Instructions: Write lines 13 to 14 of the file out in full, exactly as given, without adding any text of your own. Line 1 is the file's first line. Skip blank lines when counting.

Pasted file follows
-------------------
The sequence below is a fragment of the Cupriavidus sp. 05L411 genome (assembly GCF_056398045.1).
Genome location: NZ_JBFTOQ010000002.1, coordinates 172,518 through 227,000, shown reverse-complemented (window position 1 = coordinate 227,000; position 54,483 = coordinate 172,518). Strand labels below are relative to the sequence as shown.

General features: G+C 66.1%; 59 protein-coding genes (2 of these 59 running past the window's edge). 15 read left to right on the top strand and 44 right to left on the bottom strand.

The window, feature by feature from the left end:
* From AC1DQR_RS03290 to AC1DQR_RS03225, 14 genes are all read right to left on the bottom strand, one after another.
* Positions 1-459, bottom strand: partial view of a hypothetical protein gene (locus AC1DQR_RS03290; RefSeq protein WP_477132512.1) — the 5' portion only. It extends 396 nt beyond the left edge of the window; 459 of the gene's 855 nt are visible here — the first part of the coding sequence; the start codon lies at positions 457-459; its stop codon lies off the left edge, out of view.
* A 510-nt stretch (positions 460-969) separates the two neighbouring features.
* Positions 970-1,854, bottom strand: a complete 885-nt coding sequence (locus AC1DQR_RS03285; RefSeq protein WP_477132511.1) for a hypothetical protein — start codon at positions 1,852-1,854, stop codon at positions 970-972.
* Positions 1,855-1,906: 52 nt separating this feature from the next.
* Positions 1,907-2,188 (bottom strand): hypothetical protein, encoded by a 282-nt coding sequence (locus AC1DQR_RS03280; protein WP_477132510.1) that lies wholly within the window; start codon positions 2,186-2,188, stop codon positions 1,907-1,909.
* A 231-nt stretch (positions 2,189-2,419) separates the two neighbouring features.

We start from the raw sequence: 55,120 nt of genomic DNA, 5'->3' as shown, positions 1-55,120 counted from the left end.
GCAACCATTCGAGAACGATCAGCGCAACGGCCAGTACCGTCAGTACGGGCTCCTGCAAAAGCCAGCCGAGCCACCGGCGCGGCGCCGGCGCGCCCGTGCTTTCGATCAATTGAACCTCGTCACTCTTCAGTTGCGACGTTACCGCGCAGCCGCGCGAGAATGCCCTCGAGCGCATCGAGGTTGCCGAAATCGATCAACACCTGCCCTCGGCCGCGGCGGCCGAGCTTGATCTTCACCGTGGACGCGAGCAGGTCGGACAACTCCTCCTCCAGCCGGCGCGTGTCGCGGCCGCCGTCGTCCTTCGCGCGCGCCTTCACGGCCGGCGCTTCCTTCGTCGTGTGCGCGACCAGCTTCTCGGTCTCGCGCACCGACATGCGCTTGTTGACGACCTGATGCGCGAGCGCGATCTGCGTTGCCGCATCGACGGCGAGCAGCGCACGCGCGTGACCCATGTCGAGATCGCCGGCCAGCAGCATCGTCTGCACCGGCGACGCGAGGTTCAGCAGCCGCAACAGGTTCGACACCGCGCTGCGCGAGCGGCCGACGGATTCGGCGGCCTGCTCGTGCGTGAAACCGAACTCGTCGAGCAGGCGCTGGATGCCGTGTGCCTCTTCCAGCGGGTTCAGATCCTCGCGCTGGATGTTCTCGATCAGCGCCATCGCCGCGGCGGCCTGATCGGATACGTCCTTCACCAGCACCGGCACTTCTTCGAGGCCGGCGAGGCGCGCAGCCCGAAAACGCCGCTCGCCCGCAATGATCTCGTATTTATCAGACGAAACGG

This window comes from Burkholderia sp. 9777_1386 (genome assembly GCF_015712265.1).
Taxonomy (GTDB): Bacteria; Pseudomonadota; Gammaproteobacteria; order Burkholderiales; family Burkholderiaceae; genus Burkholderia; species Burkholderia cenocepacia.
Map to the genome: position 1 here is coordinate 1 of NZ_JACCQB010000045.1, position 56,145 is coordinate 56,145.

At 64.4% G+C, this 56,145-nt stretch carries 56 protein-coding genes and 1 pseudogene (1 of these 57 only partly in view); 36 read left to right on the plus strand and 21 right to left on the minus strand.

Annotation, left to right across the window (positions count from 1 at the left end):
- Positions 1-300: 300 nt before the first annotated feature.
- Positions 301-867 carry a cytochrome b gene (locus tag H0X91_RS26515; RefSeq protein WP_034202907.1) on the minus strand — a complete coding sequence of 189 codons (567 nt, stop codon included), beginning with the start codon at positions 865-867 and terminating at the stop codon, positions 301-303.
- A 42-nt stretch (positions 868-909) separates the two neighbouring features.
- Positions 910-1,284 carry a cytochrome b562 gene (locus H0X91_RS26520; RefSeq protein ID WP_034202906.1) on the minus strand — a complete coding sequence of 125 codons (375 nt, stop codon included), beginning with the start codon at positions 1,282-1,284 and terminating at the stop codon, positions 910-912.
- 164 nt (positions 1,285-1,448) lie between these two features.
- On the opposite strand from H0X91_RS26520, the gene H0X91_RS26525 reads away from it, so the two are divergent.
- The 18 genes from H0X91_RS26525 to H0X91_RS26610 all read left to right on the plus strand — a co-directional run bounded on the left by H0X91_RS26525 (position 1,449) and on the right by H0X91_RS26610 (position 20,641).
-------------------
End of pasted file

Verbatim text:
GCAACCATTCGAGAACGATCAGCGCAACGGCCAGTACCGTCAGTACGGGCTCCTGCAAAAGCCAGCCGAGCCACCGGCGCGGCGCCGGCGCGCCCGTGCTTTCGATCAATTGAACCTCGTCACTCTTCAGTTGCGACGTTACCGCGCAGCCGCGCGAGAATGCCCTCGAGCGCATCGAGGTTGCCGAAATCGATCAACACCTGCCCTCGGCCGCGGCGGCCGAGCTTGATCTTCACCGTGGACGCGAGCAGGTCGGACAACTCCTCCTCCAGCCGGCGCGTGTCGCGGCCGCCGTCGTCCTTCGCGCGCGCCTTCACGGCCGGCGCTTCCTTCGTCGTGTGCGCGACCAGCTTCTCGGTCTCGCGCACCGACATGCGCTTGTTGACGACCTGATGCGCGAGCGCGATCTGCGTTGCCGCATCGACGGCGAGCAGCGCACGCGCGTGACCCATGTCGAGATCGCCGGCCAGCAGCATCGTCTGCACCGGCGACGCGAGGTTCAGCAGCCGCAACAGGTTCGACACCGCGCTGCGCGAGCGGCCGACGGATTCGGCGGCCTGCTCGTGCGTGAAACCGAACTCGTCGAGCAGGCGCTGGATGCCGTGTGCCTCTTCCAGCGGGTTCAGATCCTCGCGCTGGATGTTCTCGATCAGCGCCATCGCCGCGGCGGCCTGATCGGATACGTCCTTCACCAGCACCGGCACTTCTTCGAGGCCGGCGAGGCGCGCAGCCCGAAAACGCCGCTCGCCCGCAATGATCTCGTATTTATCAGACGAAACGG

This window comes from Burkholderia sp. 9777_1386 (genome assembly GCF_015712265.1).